Protesters Denounce Senate Bill Ending Certain Gender Confirmation Programs at OU Health in State Capitol | New

Protesters gathered inside the Oklahoma State Capitol on Thursday afternoon as both houses of the Oklahoma House of Representatives passed a bill ending certain confirmation programs like OU Health.

Sarah, who is transgender and the parent of a non-binary child, protested outside the Oklahoma House of Representatives as the bill, which sought to end gender confirmation care for children in the system health of the OU, was under discussion. Sarah has chosen not to provide a last name for privacy and security reasons.

Sarah arrived at the State Capitol at 8:30 a.m. Thursday, equipped with signs opposing Senate Bill 3. A resident of Oklahoma for less than a year, Sarah left Texas expecting more freedoms and access to gender-confirmation healthcare.

SB 3, similar to House Bill 1007, would donate more than $108 million to OU Health for a pediatric mental health facility, the use of electronic records, and the creation of a Stephenson Cancer Center in Tulsa. These bills, however, included a provision to end certain gender confirmation treatments for minors. OU Health later announced that plans were underway to discontinue some aspects of that care.

“They’re currently voting to take away the biggest source of medical care in Oklahoma for trans kids because they’re trans,” Sarah said. “When the session resumes in January, they will tackle medical care for all trans people.”

Nicole McAfee, another protester from HB 1007 and SB 3, interacted with other defenders in the roundhouse. Arriving early in the morning like many other protesters, McAfee spoke to members of Congress during breaks throughout the day to air their grievances against the bill.

A resident of Oklahoma for seven years, McAfee, executive director of Liberty Oklahoma, has already made progress in 2SLGBTQ+ advocacy in the state. They organize political work to ensure equality for historically marginalized communities in their work at Freedom Oklahoma, with a particular focus on 2SLGBTQ+ rights.

“I think it’s really important for everyone to know that there are trans people in every community in Oklahoma. There always have been,” McAfee said. , the legislature is essentially enacting policy that is trans genocide.”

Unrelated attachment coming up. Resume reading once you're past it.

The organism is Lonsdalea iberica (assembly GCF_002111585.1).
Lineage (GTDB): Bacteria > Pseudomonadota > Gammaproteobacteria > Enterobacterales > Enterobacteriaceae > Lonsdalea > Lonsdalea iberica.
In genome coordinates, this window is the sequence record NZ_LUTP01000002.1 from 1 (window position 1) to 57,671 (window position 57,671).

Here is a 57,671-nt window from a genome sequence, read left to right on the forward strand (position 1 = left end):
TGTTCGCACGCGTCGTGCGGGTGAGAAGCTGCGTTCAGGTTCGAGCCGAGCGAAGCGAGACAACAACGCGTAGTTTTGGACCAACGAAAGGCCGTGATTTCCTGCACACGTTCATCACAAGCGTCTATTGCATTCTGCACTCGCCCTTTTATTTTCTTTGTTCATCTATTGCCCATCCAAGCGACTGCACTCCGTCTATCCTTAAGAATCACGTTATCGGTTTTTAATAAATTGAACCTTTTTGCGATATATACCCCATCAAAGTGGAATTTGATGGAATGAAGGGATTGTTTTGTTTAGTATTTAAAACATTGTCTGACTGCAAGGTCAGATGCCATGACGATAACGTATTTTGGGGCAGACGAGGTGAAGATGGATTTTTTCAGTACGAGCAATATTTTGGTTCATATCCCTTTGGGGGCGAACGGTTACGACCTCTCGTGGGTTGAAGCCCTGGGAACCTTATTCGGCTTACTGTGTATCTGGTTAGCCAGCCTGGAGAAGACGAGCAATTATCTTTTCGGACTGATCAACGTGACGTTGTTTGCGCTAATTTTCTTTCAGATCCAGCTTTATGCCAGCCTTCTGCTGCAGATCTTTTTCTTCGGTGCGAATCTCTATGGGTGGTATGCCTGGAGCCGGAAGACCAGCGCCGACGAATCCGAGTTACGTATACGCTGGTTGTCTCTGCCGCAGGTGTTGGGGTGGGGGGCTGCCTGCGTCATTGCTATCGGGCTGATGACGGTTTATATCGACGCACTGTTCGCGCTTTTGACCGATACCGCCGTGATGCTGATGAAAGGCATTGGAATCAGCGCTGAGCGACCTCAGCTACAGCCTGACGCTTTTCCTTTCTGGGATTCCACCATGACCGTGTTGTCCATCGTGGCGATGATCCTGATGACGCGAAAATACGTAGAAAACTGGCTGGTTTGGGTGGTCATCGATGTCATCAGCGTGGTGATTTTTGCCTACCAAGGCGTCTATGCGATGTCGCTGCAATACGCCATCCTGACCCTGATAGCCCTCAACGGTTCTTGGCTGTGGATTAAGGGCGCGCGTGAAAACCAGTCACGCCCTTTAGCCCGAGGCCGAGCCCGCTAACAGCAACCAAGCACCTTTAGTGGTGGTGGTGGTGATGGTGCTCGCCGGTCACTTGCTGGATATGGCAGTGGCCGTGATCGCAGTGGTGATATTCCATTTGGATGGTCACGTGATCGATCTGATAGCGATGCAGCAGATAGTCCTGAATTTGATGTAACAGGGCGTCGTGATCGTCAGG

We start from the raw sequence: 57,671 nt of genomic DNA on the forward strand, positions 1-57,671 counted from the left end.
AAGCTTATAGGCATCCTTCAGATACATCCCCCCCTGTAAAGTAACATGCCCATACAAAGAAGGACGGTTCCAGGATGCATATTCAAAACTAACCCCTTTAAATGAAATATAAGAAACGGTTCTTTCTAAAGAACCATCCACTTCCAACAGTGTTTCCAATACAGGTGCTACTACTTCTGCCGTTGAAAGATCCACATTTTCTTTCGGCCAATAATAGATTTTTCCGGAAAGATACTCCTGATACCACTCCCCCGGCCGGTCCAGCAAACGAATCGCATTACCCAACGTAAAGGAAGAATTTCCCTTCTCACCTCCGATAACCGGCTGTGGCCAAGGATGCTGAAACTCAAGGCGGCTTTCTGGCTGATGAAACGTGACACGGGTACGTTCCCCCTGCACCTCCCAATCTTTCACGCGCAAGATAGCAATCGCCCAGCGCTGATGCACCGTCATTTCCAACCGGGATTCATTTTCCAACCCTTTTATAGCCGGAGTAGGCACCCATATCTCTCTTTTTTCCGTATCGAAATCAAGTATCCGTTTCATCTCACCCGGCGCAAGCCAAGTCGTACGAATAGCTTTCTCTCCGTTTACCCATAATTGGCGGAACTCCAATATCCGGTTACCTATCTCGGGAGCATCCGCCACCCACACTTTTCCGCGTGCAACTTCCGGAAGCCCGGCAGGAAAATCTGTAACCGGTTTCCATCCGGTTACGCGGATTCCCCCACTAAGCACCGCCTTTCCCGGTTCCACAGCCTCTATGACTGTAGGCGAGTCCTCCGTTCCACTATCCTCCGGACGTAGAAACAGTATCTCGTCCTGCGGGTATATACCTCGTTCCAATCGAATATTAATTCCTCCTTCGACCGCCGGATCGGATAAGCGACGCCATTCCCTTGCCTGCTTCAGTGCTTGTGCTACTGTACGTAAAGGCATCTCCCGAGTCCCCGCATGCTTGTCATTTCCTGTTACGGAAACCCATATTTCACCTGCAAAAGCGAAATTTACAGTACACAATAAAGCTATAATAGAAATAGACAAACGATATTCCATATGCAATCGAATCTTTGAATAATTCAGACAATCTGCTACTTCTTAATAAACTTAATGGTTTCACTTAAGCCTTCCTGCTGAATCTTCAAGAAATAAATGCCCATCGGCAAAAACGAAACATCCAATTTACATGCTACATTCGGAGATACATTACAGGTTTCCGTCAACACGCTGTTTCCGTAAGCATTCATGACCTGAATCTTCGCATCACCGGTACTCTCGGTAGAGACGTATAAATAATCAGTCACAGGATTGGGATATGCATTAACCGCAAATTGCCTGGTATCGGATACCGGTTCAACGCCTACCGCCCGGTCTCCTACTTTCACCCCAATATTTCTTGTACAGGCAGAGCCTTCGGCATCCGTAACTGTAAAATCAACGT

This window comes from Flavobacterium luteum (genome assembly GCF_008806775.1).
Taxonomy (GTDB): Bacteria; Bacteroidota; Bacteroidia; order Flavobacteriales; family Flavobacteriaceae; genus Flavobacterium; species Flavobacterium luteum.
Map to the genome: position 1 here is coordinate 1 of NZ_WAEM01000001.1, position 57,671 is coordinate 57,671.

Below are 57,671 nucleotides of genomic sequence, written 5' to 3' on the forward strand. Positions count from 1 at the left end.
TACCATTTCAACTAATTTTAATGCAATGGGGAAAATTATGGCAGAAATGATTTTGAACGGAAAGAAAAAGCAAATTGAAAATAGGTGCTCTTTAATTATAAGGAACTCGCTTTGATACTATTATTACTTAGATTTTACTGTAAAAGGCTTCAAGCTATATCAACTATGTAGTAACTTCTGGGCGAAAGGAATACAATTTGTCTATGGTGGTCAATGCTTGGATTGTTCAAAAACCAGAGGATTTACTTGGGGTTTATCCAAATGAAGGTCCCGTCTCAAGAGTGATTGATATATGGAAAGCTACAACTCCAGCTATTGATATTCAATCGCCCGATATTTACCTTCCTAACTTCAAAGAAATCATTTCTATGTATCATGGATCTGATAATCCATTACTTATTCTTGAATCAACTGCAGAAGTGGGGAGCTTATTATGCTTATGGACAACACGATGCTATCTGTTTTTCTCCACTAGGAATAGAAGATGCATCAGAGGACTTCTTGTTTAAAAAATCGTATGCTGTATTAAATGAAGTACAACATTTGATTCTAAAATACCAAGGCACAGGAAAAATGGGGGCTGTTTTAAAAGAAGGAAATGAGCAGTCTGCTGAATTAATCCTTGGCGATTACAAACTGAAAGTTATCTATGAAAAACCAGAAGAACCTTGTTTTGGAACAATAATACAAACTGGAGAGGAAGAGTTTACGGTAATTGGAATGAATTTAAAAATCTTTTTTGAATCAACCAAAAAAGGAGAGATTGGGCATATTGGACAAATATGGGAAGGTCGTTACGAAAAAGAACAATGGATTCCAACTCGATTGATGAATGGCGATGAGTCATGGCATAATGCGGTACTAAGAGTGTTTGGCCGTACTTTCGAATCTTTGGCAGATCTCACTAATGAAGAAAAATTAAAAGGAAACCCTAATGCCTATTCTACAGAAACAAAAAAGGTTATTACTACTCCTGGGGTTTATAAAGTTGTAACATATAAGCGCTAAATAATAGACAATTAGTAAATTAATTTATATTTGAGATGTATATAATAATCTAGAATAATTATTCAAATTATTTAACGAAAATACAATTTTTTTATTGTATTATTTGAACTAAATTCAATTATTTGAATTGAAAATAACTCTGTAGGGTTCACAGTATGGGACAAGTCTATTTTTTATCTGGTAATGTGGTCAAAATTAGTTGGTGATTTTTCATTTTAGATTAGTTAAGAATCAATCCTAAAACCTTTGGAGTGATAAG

As the House floor debated the bill, participant Kris Williams weighed in on the suggestion that gender confirmation processes were mutilation. Williams spoke about the need for experts to create 2SLGBTQ+ inpatient programs to help 2SLGBTQ+ youth before they are discharged.

Kris Williams stands on Capitol Hill after being removed from the House Floor gallery for verbally protesting claims that gender confirmation surgery was mutilation during the debate.

After her withdrawal, Williams explained her story to The Daily in developing the hospitalization NEST Program at Cedar Ridge Behavioral Hospital in 2017. Williams also said she has helped several other programs in Oklahoma over the past 20 years, ranging from children’s health to homelessness.

Williams referenced her fears of the bill’s passage by saying the bill will lead to increased suicide rates and less safe sources of hormones.

“They didn’t take the time to look at the stats,” Williams said. “It’s not body mutilation. What they’re doing is absolutely dangerous, and it’s a political ploy.

Despite protesters’ hopes, SB 3 passed with 68 votes in favor and 23 votes against. Several protesters and representatives expressed disappointment with the passage of the bill, saying transgender and non-binary children are being targeted more by the Oklahoma Legislature. The bill will now head to Governor Kevin Stitt’s office for approval. If signed, the bill will be enacted immediately.

Representative Mauree Turner, Democrat of Oklahoma City, was also among the disappointed crowd gathered in front of the floor.

Turner said the bill shows the Oklahoma legislature does not believe there is room for transgender people in Oklahoma.

“I hope that[OU]campus students, whether or not they’re registered to vote here, really engage,” Turner said. “The government of Oklahoma, OR, any institution you receive higher education from, they dictate your daily life. How you hear things, how you think things. We need to be actively engaged and be active participants and not passive recipients of what they say (of the 2SLGBTQ+ community).

Turner was among the session’s main debaters and is a member of the 2SLGBTQ+ community. Upon their election in 2020, Turner became the first and only non-binary representative in the Oklahoma Legislative Assembly and the first non-binary legislator in the United States.

Turner said that while they are discouraged by the passage of the bill, they see rallying support for the 2SLGBTQ+ community.

“The people of Oklahom basically understand how to care, but the legislature doesn’t,” Turner said. “(I’m) shocked by the outcome of the legislation today, (but) very, very optimistic about Oklahoma’s future. And I hope that really lights a fire under people when it’s time for them to do what they’re ready to do.

Norman D. Briggs